Recent reports purport to link certain chemicals used in nail salon products to serious health problems such as cancer, asthma, respiratory disease, and miscarriages.  Though past efforts to impose stricter regulations on these chemicals have been largely unsuccessful, a recent slew of New York Times articles have drawn significant attention to the issue.  In response, New York Governor Andrew Cuomo issued a number of emergency regulations to protect salon workers, and New York City mayor Bill de Blasio has announced his own efforts to address the issue.  These responses could indicate a willingness on the part of lawmakers to revisit the laws regulating the cosmetics industry.

The Food, Drug, and Cosmetics Act of 1938, bans harmful chemicals from cosmetics.  The law is over 75 years old and, many believe, outdated.  It does not require FDA preapproval before chemicals are marketed, and does not mandate that chemical companies test the effects of the chemicals.  Nor does the law require cosmetic chemical manufacturers to share safety information with the FDA.  Senators Diane Feinstein (D-CA) and Susan Collins (R-ME) recently introduced a bipartisan bill that would expand FDA oversight of cosmetics.  But critics say that the bill does not go far enough because it allows the cosmetic industry to essentially continue regulating itself.  The bill may also preempt states’ ability to implement stricter regulations.

OSHA has identified at least twelve chemicals it says causes serious health problems for salon workers.  Three of these, dibutyl phthalate, formaldehyde, and toluene, which some have dubbed the “toxic trio,” have been purportedly linked to the most serious problems, such as cancer, lung and kidney failure, birth defects, and miscarriages.  These chemicals have been banned in several countries and, in others, require labels indicating the potential consequences of exposure.  No such rules currently exist in the United States.

[S]alon workers can be exposed to levels of chemicals that are legal according to OSHA but are still dangerous . . . .

In response to recent New York Times articles highlighting the working conditions of nail salon employees, Governor Cuomo issued emergency regulations to address the potential health hazards these workers face.  The new rules, which require manicurists to wear gloves and masks and mandate ventilation at salons, are expected to become permanent in the coming months.  NYC Mayor Bill de Blasio has also announced steps to address this issue.  In addition, NYC’s Department of Consumer Affairs has been visiting salons to collect and test products.  The Department indicated it would issue subpoenas to the manufacturers of products labeled free of a certain toxin if the product is found to contain that toxin.  The Department has also started a petition directed at the Personal Care Products Council, the cosmetic chemical industry’s main trade group, to urge its members to stop using ingredients linked to certain ailments.  The agency has sent similar letters to the FDA and OSHA.  David Michaels, the labor secretary who heads OSHA, believes OSHA’s standards are outdated and has said that salon workers can be exposed to levels of chemicals that are legal according to OSHA but are still dangerous to the workers.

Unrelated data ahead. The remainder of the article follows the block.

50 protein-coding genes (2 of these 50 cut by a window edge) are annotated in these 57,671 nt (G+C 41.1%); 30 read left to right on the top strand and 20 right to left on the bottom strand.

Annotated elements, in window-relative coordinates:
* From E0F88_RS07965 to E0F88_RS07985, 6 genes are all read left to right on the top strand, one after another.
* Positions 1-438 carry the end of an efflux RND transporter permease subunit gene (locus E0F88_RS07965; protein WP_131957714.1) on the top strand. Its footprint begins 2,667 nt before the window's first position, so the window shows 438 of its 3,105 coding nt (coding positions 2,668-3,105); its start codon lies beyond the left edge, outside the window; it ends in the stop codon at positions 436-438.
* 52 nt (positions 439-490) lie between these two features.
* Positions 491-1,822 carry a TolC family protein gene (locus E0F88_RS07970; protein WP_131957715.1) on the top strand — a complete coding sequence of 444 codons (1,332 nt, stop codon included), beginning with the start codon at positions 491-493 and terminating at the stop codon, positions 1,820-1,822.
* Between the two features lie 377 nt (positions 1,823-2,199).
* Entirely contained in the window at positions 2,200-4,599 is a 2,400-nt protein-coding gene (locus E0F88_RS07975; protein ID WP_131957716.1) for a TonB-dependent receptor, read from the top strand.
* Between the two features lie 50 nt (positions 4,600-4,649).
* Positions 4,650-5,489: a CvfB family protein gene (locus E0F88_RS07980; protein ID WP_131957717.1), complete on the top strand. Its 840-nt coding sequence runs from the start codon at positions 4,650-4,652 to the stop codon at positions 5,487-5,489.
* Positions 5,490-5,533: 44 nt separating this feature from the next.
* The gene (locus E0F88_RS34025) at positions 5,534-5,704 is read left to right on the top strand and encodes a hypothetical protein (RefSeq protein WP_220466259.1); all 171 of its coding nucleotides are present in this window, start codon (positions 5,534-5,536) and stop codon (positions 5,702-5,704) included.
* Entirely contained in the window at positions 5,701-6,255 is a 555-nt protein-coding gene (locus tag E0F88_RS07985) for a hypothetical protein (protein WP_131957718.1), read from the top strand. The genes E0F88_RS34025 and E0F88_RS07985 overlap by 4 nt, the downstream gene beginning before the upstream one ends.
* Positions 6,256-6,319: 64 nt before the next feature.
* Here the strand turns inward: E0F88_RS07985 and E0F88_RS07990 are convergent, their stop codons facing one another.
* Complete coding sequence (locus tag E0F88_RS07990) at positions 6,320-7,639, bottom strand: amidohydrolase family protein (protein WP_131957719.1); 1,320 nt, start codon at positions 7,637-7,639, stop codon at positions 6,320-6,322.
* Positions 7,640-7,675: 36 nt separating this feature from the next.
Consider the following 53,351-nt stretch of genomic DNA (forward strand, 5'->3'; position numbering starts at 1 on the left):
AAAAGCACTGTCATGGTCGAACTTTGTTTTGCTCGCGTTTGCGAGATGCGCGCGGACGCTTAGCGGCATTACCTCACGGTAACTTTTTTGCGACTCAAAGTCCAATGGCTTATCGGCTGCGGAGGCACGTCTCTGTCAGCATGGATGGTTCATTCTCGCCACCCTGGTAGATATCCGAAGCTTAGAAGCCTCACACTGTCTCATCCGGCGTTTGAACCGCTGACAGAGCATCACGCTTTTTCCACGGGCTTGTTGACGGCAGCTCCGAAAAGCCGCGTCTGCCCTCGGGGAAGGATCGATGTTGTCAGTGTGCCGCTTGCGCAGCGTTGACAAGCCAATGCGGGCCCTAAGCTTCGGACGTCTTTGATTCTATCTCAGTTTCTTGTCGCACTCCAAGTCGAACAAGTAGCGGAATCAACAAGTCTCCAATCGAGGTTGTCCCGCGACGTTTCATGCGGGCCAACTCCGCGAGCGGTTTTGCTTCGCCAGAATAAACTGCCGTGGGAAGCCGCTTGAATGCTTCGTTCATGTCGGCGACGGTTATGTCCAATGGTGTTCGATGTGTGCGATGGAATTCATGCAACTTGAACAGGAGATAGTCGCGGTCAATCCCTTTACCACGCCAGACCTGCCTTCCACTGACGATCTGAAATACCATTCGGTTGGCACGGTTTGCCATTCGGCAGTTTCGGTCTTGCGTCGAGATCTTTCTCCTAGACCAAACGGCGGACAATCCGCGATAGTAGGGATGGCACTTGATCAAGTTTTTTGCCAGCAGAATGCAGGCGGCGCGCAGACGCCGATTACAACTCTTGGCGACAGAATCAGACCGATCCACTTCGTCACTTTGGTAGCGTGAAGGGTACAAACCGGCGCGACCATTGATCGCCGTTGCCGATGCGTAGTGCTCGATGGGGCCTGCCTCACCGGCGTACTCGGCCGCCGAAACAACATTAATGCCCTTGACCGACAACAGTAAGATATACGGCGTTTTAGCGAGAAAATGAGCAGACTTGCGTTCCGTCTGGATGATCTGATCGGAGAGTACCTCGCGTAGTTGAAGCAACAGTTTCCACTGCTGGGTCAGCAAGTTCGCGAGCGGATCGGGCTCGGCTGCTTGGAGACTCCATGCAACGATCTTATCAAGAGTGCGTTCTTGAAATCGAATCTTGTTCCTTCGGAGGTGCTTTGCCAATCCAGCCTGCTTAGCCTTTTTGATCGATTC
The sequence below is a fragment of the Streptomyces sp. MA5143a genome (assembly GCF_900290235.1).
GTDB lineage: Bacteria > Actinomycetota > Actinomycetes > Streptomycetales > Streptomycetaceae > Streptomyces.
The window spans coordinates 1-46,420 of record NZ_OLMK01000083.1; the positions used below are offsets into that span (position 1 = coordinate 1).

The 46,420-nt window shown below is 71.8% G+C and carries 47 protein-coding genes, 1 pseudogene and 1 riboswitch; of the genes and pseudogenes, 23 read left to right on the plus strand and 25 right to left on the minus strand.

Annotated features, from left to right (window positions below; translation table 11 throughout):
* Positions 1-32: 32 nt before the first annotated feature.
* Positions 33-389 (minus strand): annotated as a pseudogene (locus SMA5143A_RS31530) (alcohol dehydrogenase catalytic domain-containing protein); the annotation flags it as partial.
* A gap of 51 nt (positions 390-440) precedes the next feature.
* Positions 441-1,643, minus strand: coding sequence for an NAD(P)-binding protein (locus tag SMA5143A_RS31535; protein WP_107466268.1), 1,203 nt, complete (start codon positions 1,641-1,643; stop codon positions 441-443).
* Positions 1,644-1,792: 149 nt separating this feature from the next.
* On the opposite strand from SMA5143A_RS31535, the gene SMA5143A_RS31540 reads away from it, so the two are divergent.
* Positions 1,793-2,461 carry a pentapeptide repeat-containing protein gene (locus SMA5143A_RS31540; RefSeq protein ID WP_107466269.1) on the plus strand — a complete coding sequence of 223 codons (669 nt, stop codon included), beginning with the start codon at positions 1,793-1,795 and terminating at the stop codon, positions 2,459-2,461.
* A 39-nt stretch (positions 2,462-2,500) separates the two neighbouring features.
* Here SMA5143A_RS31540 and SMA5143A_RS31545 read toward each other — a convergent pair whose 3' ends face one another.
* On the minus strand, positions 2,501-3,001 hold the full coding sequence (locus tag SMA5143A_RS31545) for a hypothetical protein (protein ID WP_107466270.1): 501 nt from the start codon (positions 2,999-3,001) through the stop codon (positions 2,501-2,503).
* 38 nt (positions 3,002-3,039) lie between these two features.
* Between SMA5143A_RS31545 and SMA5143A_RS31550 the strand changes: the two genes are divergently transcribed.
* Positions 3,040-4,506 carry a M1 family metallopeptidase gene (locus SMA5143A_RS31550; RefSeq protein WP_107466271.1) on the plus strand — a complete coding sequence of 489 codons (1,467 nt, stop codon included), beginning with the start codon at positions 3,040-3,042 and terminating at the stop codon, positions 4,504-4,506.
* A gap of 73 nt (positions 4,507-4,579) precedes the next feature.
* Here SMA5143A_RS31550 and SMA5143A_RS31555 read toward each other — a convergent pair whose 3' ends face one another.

The increased regulatory and media focus on the health threats facing salon workers suggests the potential for lawsuits arising from cosmetic chemical exposure.   As in other mass or “toxic tort” claims, salon worker lawsuits may involve a large number of defendants, since workers often use a variety of products made by different manufacturers.  In states that impose strict product liability on anyone in a product’s chain of distribution, nail salon lawsuits may implicate not only manufacturers, but also wholesale and retail distributors of chemical products.  As in other “toxic tort” cases, nail salon lawsuits would likely involve competing expert testimony from toxicologists, industrial hygienists, and epidemiologists regarding a numerous issues not the least of which being general and specific causation.